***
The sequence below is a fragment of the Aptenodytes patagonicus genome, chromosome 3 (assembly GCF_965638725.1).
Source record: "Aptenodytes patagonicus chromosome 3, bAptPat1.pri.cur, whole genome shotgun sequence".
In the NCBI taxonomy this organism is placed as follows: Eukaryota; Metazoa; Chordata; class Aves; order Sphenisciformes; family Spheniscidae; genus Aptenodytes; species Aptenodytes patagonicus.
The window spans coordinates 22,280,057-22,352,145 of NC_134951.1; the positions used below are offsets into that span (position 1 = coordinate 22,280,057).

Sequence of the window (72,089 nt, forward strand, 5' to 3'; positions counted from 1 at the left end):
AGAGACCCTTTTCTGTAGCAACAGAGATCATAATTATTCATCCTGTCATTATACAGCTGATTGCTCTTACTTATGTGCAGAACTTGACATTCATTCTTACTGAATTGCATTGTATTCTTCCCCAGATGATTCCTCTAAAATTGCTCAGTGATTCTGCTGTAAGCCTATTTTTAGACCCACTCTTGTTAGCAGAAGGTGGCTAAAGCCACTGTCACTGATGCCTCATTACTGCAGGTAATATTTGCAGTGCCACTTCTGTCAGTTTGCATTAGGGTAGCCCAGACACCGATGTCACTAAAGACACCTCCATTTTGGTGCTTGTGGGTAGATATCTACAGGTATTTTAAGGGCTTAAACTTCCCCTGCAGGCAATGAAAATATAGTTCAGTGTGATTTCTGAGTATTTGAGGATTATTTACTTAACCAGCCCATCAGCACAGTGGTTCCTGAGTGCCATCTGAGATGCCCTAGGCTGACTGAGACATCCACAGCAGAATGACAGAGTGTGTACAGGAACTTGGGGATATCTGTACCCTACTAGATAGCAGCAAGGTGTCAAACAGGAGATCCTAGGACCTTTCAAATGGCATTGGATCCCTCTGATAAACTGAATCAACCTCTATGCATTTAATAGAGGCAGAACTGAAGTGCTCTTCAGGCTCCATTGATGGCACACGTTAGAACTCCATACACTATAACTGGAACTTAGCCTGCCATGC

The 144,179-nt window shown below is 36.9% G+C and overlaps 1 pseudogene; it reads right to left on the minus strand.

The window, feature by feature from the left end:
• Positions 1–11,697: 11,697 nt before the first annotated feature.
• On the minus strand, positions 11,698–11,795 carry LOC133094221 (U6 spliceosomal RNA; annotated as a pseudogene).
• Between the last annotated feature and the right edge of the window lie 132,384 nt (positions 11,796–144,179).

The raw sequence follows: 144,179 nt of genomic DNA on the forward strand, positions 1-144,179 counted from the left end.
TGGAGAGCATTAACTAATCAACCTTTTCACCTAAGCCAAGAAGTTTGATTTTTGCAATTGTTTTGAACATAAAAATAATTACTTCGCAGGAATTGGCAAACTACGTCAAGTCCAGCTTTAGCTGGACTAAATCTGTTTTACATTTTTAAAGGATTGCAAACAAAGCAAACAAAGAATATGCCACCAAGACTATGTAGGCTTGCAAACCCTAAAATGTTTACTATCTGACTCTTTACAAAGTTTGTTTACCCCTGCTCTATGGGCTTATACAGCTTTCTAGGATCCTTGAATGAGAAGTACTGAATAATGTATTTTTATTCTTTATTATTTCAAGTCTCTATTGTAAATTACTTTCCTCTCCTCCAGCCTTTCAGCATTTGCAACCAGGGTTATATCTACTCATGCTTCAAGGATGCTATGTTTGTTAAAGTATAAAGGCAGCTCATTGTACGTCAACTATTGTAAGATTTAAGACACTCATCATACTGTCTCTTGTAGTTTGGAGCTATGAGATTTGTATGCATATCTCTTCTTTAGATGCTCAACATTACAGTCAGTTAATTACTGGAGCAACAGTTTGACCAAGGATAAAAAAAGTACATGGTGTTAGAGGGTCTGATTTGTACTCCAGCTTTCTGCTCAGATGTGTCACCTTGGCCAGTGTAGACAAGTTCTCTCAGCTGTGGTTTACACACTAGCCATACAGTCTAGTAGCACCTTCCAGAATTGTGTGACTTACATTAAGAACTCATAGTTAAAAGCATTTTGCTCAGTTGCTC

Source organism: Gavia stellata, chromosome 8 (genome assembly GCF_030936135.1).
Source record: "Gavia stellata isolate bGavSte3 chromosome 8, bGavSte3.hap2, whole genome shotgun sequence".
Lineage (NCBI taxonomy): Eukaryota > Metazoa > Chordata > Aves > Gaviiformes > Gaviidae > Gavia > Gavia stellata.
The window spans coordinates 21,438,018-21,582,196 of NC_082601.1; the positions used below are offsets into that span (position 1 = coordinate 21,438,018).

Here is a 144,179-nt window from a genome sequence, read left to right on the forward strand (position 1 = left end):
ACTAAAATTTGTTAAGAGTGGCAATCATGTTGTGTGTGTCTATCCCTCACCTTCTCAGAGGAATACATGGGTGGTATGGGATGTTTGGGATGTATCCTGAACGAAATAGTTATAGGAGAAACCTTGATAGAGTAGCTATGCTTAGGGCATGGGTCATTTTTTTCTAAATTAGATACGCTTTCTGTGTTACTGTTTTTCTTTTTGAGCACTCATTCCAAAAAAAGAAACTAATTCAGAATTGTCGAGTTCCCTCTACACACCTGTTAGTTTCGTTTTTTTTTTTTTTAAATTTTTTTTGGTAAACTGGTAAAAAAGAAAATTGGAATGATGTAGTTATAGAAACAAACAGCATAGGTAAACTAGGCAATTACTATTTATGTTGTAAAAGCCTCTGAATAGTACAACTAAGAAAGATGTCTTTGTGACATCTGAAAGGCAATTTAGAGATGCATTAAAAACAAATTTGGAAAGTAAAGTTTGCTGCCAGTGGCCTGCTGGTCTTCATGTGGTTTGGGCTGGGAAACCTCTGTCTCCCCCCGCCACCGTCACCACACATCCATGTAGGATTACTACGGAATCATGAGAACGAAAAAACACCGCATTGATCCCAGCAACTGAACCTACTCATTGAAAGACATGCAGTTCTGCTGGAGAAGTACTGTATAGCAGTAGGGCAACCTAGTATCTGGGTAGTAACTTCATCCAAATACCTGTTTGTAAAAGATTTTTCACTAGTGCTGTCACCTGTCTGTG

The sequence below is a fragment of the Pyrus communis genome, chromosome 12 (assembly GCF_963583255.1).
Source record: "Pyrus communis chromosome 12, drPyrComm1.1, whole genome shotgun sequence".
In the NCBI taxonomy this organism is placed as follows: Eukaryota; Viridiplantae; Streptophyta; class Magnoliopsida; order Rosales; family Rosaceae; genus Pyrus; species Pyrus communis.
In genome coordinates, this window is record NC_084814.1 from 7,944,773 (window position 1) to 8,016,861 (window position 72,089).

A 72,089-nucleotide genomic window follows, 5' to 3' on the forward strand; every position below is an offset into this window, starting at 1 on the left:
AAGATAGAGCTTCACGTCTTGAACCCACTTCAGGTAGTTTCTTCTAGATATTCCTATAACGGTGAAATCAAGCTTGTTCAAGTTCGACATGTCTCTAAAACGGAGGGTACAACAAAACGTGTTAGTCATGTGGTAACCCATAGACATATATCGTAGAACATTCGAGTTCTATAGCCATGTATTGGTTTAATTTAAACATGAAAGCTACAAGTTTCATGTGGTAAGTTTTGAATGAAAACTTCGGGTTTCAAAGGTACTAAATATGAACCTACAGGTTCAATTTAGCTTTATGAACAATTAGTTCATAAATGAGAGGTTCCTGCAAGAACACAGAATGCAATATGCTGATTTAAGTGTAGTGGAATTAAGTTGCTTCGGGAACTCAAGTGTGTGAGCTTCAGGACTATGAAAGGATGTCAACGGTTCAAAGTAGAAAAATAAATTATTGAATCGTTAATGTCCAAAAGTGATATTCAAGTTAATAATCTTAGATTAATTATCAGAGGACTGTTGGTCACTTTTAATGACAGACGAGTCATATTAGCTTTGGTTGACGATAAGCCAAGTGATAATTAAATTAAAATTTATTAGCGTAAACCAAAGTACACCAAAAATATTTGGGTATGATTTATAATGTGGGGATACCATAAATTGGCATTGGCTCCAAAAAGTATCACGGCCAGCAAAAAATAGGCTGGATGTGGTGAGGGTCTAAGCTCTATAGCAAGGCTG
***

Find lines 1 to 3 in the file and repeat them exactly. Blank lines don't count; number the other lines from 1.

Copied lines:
The sequence below is a fragment of the Aptenodytes patagonicus genome, chromosome 3 (assembly GCF_965638725.1).
Source record: "Aptenodytes patagonicus chromosome 3, bAptPat1.pri.cur, whole genome shotgun sequence".
In the NCBI taxonomy this organism is placed as follows: Eukaryota; Metazoa; Chordata; class Aves; order Sphenisciformes; family Spheniscidae; genus Aptenodytes; species Aptenodytes patagonicus.